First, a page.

For example, one system that I’ve used in the past reads your brainwaves while you sit and watch a movie or TV show (enabling a relatively relaxed, but engaged brain state). On the edge of the screen is a black frame that contracts when high beta activity is detected (covering the screen and making it difficult to see), and expands when it’s inhibited (revealing more of the screen and making it easier to watch the show). The expanding and contracting of the frame serves as the “feedback” for the brain. Over time, the brain begins to recognize when it’s being rewarded, and with consistent practice, begins to rewire itself to more easily access and tap into these desired states.
Neurofeedback is “brain training” in its most literal sense.
Complimentary Training Strategies
Neurofeedback is a technology that works well on its own, but can be especially powerful when paired with mental skills training. Though everyone can learn the same skills and apply them in the same way, not everyone has the same default setting. People’s brains—and brain waves for that matter—can be impacted factors like trauma, concussions, and even covid, altering how different brain regions communicate with one another. This can subsequently hinder our ability to apply certain skills. In other words, learning enhancement techniques can be challenging when our brain isn’t on the right setting. Imagine trying to learn relaxation strategies if your brain is constantly putting you in a state of restlessness? This might slow the process of mental skills training and lead to some frustration as well.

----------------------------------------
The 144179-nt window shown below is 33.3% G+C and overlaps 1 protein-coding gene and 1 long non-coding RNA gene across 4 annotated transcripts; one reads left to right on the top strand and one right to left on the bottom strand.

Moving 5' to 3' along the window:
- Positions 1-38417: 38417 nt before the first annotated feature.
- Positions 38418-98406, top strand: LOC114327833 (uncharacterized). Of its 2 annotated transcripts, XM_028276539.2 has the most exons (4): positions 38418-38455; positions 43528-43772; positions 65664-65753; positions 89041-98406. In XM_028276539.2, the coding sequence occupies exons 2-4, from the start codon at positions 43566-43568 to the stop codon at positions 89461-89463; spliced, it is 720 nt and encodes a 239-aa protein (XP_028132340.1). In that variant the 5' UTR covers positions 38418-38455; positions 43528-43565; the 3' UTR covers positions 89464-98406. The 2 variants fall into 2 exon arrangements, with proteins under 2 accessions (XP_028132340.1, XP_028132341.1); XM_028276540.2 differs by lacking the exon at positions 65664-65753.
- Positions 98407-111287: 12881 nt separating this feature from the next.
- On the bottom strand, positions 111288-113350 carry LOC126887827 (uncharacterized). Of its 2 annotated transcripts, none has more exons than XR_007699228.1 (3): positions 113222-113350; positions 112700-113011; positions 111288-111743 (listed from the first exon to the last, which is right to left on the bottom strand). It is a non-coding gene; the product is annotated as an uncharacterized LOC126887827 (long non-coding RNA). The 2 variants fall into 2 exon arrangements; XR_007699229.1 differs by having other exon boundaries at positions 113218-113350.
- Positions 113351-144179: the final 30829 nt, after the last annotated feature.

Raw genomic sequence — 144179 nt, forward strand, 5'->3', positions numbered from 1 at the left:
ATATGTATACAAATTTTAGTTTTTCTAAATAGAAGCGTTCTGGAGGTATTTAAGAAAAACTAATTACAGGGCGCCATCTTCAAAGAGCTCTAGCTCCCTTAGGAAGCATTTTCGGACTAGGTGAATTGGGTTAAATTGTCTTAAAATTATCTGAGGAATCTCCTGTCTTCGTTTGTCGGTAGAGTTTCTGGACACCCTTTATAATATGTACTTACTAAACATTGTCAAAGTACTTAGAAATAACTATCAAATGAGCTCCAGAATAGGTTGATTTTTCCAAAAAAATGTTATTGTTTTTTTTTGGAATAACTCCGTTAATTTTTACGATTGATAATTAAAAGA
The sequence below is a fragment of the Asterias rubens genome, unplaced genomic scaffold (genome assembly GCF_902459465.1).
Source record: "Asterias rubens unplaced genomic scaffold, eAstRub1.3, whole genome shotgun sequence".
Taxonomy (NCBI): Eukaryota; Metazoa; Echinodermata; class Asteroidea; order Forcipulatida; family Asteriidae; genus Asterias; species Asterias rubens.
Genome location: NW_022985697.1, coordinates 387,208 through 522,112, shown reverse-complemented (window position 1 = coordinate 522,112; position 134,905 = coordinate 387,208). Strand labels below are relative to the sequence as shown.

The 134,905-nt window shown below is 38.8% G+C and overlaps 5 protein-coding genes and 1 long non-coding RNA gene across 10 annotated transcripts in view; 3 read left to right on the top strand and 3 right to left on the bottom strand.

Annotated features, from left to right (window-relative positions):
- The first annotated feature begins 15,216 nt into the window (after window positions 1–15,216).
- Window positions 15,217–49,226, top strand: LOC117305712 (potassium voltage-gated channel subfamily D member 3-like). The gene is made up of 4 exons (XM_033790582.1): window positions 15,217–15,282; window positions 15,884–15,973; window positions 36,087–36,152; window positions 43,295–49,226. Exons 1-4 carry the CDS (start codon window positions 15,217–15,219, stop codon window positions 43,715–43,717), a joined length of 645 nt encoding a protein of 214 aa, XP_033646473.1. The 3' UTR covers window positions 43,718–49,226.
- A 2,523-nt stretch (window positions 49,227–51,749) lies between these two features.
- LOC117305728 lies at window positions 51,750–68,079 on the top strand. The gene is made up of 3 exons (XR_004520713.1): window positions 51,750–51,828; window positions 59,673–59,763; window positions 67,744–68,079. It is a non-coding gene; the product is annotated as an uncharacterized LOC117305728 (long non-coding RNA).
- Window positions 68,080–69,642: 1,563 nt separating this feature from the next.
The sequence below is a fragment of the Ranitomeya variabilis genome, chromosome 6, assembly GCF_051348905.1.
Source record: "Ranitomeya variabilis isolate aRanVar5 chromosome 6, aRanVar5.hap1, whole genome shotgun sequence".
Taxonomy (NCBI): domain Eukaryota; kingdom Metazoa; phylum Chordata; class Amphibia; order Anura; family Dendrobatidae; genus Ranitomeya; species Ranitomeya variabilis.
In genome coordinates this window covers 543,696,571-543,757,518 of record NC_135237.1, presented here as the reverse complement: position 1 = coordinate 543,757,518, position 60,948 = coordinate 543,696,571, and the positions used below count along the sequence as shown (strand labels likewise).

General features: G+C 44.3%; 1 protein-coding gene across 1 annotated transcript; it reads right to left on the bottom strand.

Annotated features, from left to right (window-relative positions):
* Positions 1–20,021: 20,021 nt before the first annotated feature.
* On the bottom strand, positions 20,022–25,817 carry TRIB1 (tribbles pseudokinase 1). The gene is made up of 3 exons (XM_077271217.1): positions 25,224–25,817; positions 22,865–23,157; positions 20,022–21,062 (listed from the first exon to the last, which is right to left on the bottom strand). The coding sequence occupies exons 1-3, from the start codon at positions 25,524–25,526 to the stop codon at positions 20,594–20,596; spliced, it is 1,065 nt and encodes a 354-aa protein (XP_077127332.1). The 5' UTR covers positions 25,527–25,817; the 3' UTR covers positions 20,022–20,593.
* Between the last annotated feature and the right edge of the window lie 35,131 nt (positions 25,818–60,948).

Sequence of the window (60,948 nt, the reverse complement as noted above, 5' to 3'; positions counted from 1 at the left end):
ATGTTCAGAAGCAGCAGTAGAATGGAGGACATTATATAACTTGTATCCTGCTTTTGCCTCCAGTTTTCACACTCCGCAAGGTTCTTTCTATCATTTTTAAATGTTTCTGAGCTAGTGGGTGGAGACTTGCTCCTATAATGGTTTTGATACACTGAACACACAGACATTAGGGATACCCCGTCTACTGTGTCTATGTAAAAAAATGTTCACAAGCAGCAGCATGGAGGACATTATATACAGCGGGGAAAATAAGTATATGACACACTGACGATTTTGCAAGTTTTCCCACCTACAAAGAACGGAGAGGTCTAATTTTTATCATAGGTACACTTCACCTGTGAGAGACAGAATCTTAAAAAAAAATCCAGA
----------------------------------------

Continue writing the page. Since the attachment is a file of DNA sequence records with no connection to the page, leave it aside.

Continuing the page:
My former supervisor used to liken neurofeedback to a software update, saying that it’s hard to run certain programs if you don’t have the right software in place. In this sense, neurofeedback provides an opportunity to formulate a new baseline—one that is fine tuned to handle the psychological skills and behavioral changes you wish to implement.